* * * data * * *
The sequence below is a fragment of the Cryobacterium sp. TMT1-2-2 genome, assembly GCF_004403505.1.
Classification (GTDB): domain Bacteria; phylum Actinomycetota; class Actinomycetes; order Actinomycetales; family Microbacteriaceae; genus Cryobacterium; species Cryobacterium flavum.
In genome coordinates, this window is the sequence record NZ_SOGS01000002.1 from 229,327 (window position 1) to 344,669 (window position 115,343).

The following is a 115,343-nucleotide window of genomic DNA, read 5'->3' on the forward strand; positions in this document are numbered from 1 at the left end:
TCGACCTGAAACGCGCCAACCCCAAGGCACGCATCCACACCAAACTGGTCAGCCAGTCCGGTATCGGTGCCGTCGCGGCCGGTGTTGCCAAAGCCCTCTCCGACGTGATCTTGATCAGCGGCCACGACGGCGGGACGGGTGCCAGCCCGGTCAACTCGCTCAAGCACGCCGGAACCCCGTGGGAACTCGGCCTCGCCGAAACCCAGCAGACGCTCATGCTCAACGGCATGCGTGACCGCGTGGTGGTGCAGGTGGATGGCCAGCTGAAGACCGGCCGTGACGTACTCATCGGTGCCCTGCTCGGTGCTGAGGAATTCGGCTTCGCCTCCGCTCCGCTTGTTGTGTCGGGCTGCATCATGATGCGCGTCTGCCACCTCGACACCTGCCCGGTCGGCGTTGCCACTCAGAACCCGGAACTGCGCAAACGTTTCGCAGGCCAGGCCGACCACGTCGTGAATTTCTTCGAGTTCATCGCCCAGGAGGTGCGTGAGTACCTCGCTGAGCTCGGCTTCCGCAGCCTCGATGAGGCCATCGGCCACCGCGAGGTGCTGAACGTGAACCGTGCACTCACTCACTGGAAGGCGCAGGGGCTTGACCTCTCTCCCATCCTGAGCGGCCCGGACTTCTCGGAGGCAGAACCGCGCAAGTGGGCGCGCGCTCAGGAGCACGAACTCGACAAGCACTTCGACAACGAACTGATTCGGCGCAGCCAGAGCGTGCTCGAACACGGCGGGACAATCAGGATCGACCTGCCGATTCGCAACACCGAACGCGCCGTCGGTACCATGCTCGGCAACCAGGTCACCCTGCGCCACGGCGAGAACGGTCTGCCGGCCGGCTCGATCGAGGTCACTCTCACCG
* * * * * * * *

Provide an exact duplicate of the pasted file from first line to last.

The sequence below is a fragment of the Cryobacterium sp. TMT1-2-2 genome, assembly GCF_004403505.1.
Classification (GTDB): domain Bacteria; phylum Actinomycetota; class Actinomycetes; order Actinomycetales; family Microbacteriaceae; genus Cryobacterium; species Cryobacterium flavum.
In genome coordinates, this window is the sequence record NZ_SOGS01000002.1 from 229,327 (window position 1) to 344,669 (window position 115,343).

The following is a 115,343-nucleotide window of genomic DNA, read 5'->3' on the forward strand; positions in this document are numbered from 1 at the left end:
TCGACCTGAAACGCGCCAACCCCAAGGCACGCATCCACACCAAACTGGTCAGCCAGTCCGGTATCGGTGCCGTCGCGGCCGGTGTTGCCAAAGCCCTCTCCGACGTGATCTTGATCAGCGGCCACGACGGCGGGACGGGTGCCAGCCCGGTCAACTCGCTCAAGCACGCCGGAACCCCGTGGGAACTCGGCCTCGCCGAAACCCAGCAGACGCTCATGCTCAACGGCATGCGTGACCGCGTGGTGGTGCAGGTGGATGGCCAGCTGAAGACCGGCCGTGACGTACTCATCGGTGCCCTGCTCGGTGCTGAGGAATTCGGCTTCGCCTCCGCTCCGCTTGTTGTGTCGGGCTGCATCATGATGCGCGTCTGCCACCTCGACACCTGCCCGGTCGGCGTTGCCACTCAGAACCCGGAACTGCGCAAACGTTTCGCAGGCCAGGCCGACCACGTCGTGAATTTCTTCGAGTTCATCGCCCAGGAGGTGCGTGAGTACCTCGCTGAGCTCGGCTTCCGCAGCCTCGATGAGGCCATCGGCCACCGCGAGGTGCTGAACGTGAACCGTGCACTCACTCACTGGAAGGCGCAGGGGCTTGACCTCTCTCCCATCCTGAGCGGCCCGGACTTCTCGGAGGCAGAACCGCGCAAGTGGGCGCGCGCTCAGGAGCACGAACTCGACAAGCACTTCGACAACGAACTGATTCGGCGCAGCCAGAGCGTGCTCGAACACGGCGGGACAATCAGGATCGACCTGCCGATTCGCAACACCGAACGCGCCGTCGGTACCATGCTCGGCAACCAGGTCACCCTGCGCCACGGCGAGAACGGTCTGCCGGCCGGCTCGATCGAGGTCACTCTCACCG